Thursday, February 26, 2009
Dear Readers (all 2 of you),
I've decided to take my blog and get the heck outta this Blogger platform and move onto Wordpress. Please visit this blog at my new site address: http://publishingpaige.wordpress.com.
Also, in early March, I'll be launching another blog that I won't have enough time to keep up with. Biking Paige. Check it out at http://bikingpaige.wordpress.com. I recently starting riding my bike to work in San Francisco, and I'll be blogging about city biking, reviewing the fashion choices of commuting bikers, and pretending to be a cool biker myself. I've even ordered a Flip cam, that I'm planning to mount to my bike handlebars to capture exciting action footage, live from the streets of San Francisco.
Hope to see some of you at one of the new places!
Monday, February 23, 2009
As mentioned in my last blog, I found out a few weeks ago that my dog had a cancerous tumor. I knew as soon as I felt it that it was different than the fatty lumps I'd previously found (and biopsied just to be safe). But this one was squishy, asymmetrical, appearing out of nowhere and getting bigger quickly. I immediately took her to the vet, and a few days later my fears were confirmed.
Hannah is ten, and getting older, so the thought of subjecting her to surgery, and potentially radiation or even chemo was frightening.
Even more scary, was awaiting further diagnosis as to the stage of the cancer post-surgery. It took about a week to see if it were stage 1,2, or 3 (one year survival for stage 3 is less than 10%).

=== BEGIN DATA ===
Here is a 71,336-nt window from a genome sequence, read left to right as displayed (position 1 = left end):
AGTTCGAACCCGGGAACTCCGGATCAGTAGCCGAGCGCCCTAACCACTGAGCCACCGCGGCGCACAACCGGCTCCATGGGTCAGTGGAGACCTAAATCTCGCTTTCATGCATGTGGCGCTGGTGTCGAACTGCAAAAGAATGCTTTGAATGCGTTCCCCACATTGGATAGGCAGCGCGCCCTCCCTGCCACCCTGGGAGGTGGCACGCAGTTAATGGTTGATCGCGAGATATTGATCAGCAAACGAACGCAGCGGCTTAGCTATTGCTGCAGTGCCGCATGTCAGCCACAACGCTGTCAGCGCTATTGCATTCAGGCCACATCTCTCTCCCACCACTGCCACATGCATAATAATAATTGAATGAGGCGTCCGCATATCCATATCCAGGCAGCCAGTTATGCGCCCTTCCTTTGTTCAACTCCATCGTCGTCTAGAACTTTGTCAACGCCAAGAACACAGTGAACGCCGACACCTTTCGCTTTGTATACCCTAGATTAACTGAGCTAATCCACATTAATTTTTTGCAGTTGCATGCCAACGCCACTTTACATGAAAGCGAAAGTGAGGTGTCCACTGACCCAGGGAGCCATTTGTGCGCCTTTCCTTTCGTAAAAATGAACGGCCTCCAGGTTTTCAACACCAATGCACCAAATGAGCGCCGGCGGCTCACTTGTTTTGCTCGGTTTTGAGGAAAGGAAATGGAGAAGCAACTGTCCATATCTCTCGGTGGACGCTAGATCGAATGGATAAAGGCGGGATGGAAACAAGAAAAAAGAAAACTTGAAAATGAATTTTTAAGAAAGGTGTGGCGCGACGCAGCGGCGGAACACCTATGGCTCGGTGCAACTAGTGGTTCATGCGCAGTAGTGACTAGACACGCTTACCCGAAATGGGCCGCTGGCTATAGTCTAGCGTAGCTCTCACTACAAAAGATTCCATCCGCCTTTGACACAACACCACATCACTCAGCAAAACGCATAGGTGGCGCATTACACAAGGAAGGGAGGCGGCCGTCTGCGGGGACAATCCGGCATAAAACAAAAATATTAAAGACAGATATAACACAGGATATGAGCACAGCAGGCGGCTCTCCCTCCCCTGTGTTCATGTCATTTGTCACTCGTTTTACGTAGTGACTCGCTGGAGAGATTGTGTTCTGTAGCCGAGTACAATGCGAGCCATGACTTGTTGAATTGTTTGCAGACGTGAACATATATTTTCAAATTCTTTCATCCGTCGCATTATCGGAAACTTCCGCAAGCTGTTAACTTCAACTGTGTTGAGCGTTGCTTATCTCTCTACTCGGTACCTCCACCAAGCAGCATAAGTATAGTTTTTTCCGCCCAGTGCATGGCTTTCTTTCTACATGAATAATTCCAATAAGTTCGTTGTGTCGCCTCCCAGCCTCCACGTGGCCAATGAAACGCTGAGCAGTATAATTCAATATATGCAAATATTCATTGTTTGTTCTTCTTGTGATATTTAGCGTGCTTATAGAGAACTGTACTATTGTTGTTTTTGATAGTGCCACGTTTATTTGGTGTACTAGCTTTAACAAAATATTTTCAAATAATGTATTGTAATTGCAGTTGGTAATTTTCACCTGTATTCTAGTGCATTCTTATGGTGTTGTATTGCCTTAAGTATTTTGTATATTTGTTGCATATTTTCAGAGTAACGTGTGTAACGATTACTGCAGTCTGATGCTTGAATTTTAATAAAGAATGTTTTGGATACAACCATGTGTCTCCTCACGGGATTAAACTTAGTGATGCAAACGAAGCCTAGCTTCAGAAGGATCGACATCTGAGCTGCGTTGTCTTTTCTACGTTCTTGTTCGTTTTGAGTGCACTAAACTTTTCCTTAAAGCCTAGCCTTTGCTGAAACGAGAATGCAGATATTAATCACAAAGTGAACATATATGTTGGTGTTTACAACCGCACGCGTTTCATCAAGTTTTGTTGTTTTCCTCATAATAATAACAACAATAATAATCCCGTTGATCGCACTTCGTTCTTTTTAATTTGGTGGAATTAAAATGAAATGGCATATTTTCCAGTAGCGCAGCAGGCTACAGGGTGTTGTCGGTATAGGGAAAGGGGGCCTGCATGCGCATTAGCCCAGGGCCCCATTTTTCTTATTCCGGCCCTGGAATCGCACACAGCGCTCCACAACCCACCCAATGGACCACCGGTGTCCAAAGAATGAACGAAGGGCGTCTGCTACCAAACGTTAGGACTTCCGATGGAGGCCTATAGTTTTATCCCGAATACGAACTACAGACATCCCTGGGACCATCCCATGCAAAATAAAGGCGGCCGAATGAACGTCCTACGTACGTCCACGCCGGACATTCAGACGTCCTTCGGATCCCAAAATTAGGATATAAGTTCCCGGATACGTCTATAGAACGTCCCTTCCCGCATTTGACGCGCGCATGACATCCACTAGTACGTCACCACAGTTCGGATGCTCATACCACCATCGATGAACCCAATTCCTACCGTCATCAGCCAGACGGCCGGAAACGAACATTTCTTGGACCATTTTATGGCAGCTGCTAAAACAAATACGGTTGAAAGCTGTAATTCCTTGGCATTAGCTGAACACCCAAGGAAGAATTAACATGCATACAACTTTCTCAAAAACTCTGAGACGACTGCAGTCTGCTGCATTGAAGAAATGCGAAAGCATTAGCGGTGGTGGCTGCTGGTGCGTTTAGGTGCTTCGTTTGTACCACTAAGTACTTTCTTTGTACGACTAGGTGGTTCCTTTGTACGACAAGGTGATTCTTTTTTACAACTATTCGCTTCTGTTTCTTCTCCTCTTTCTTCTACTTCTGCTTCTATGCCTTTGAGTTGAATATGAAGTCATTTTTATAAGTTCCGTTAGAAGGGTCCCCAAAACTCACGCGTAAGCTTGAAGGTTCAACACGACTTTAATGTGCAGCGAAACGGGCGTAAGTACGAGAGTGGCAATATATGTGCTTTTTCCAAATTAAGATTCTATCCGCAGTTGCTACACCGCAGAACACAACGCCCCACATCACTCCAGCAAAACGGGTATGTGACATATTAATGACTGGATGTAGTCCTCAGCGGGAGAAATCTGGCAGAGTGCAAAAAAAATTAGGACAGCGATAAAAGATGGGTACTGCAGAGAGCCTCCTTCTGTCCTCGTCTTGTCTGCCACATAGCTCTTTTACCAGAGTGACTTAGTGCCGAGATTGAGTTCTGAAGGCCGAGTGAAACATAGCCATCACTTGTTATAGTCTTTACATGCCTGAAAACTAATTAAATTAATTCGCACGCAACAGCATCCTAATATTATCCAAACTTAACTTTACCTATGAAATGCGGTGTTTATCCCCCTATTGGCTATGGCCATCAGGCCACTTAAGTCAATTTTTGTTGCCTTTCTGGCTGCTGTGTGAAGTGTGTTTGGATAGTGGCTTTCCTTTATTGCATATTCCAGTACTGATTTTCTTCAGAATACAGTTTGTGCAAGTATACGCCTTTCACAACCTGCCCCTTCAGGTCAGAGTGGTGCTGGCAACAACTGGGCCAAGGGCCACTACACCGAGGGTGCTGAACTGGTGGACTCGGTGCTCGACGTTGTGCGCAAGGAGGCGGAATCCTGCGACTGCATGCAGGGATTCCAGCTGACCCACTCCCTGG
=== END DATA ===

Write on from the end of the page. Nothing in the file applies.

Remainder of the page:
We had the surgery about two weeks ago, and everything went very well. I was very concerned about her diet, as I didn't want to inadvertently "feed the cancer" and I also didn't want her to lose weight post-surgery in case she had to have chemo. So, I made special meals for her during this time, consisting mostly of chicken breast, veggies, omega-3 fatty acid supplements, and an organic multivitamin recommended by my vet. There are several good web sites out there with information about what to feed/not feed dogs with cancer. Avoiding carbs in general, and sugar in particular, is key. She loved the diet, and I think she actually gained weight post-op!
About 6 days after the surgery, I got the call from the vet: best-case scenario stage 1. No further treatment required.
I feel so lucky to have this turn out to be a best-case scenario, but I think this also underscores the power of early detection. She's had several lumps before that turned out to be benign fatty deposits, so it would have been easy to put off the trip to the vet. I'm slammed at work, blah, blah, blah. But, I took her to the vet immediately, had the surgery as soon as possible. With this aggressive type of cancer (a mast cell tumor), even a few weeks could have made a difference as to the stage and prognosis.
I guess the lesson here is don't put things off. I'm often the worst offender in this category, but where our health is concerned, prioritizing time for proactive checkups, proper diet, exercise to reduce stress, etc. could really save your life.
My dog is like a child to me, so I'm hoping to have her around for several more quality years!